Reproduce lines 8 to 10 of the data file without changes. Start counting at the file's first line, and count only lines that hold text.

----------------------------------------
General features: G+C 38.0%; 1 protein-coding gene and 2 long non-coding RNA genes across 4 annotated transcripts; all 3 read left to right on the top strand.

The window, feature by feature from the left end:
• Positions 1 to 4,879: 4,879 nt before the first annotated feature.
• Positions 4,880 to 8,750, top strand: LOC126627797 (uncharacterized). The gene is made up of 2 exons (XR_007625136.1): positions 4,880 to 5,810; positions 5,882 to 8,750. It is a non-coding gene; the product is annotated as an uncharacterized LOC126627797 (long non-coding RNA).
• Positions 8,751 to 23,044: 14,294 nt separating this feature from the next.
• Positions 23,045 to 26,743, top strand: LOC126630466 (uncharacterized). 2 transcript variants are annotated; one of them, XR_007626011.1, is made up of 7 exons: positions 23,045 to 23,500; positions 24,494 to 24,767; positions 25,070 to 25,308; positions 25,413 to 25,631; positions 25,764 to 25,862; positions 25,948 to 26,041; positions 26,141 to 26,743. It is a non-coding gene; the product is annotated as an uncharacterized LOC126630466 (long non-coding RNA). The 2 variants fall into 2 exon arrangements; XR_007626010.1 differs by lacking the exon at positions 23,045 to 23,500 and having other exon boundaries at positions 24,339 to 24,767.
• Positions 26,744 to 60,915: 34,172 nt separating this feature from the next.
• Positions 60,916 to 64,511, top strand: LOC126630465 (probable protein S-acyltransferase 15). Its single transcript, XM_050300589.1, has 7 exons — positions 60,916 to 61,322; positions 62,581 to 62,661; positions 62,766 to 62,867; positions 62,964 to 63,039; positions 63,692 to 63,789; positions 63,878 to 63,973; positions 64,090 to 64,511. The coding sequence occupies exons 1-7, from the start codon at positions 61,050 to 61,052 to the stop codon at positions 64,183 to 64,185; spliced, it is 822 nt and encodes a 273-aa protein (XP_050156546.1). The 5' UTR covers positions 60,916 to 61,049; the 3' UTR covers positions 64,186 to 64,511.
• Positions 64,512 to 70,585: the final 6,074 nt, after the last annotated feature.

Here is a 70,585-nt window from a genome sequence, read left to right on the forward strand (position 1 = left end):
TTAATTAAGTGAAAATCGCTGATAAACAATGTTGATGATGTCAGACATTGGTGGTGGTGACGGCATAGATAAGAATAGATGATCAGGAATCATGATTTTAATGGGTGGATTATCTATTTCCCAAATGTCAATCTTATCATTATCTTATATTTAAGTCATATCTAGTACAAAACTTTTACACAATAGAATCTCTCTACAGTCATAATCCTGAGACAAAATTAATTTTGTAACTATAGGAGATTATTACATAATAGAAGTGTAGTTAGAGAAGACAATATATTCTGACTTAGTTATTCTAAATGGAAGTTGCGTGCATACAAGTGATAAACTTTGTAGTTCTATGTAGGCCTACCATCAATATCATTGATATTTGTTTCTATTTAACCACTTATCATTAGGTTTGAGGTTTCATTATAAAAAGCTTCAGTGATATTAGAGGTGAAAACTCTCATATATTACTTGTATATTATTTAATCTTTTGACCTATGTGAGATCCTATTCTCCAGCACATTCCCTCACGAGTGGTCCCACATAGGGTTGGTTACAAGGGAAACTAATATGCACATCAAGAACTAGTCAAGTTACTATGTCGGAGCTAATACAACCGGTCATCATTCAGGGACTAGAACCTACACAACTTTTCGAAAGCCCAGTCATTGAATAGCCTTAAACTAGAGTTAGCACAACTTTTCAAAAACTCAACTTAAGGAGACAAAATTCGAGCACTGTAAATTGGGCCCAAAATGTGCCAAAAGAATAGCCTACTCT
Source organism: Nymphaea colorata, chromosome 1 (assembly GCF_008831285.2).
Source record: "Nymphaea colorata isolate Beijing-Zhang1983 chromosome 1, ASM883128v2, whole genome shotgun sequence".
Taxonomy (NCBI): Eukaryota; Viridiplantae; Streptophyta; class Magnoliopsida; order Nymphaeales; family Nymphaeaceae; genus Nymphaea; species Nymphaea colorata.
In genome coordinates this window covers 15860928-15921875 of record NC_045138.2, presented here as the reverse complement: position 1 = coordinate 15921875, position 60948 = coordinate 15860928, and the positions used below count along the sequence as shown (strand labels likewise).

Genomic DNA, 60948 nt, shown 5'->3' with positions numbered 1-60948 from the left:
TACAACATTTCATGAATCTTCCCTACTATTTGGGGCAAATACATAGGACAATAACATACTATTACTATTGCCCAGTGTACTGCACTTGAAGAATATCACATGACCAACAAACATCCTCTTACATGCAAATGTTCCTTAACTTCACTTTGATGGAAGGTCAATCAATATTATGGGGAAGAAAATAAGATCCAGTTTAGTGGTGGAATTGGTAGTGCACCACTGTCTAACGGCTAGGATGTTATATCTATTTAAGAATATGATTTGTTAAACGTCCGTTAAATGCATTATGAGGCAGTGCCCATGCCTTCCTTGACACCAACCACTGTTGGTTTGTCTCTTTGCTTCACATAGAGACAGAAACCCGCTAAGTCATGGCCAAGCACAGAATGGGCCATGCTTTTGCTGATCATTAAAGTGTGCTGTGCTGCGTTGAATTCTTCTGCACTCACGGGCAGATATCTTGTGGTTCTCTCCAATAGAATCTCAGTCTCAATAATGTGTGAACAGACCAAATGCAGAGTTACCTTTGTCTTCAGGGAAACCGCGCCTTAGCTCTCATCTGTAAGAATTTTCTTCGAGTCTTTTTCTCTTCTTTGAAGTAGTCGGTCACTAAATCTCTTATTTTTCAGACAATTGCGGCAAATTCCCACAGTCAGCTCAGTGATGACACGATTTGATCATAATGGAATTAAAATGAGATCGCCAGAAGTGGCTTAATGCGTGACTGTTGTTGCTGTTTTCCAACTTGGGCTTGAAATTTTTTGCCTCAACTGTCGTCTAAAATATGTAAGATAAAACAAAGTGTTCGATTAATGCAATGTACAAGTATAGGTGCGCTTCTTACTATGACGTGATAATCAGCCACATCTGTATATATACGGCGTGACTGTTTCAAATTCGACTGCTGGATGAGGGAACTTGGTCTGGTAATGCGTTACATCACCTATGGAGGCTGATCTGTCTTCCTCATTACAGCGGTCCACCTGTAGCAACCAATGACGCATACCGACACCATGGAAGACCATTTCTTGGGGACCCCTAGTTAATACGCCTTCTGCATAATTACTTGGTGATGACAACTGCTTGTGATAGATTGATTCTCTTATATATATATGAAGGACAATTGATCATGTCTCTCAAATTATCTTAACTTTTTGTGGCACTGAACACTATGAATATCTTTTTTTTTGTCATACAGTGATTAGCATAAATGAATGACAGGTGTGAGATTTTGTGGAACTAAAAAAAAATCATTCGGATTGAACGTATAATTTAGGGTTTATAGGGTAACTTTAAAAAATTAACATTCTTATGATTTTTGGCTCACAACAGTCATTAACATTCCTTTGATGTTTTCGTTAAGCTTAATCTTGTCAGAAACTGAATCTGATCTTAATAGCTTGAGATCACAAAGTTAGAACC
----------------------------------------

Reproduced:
• Positions 60,916 to 64,511, top strand: LOC126630465 (probable protein S-acyltransferase 15). Its single transcript, XM_050300589.1, has 7 exons — positions 60,916 to 61,322; positions 62,581 to 62,661; positions 62,766 to 62,867; positions 62,964 to 63,039; positions 63,692 to 63,789; positions 63,878 to 63,973; positions 64,090 to 64,511. The coding sequence occupies exons 1-7, from the start codon at positions 61,050 to 61,052 to the stop codon at positions 64,183 to 64,185; spliced, it is 822 nt and encodes a 273-aa protein (XP_050156546.1). The 5' UTR covers positions 60,916 to 61,049; the 3' UTR covers positions 64,186 to 64,511.
• Positions 64,512 to 70,585: the final 6,074 nt, after the last annotated feature.

Here is a 70,585-nt window from a genome sequence, read left to right on the forward strand (position 1 = left end):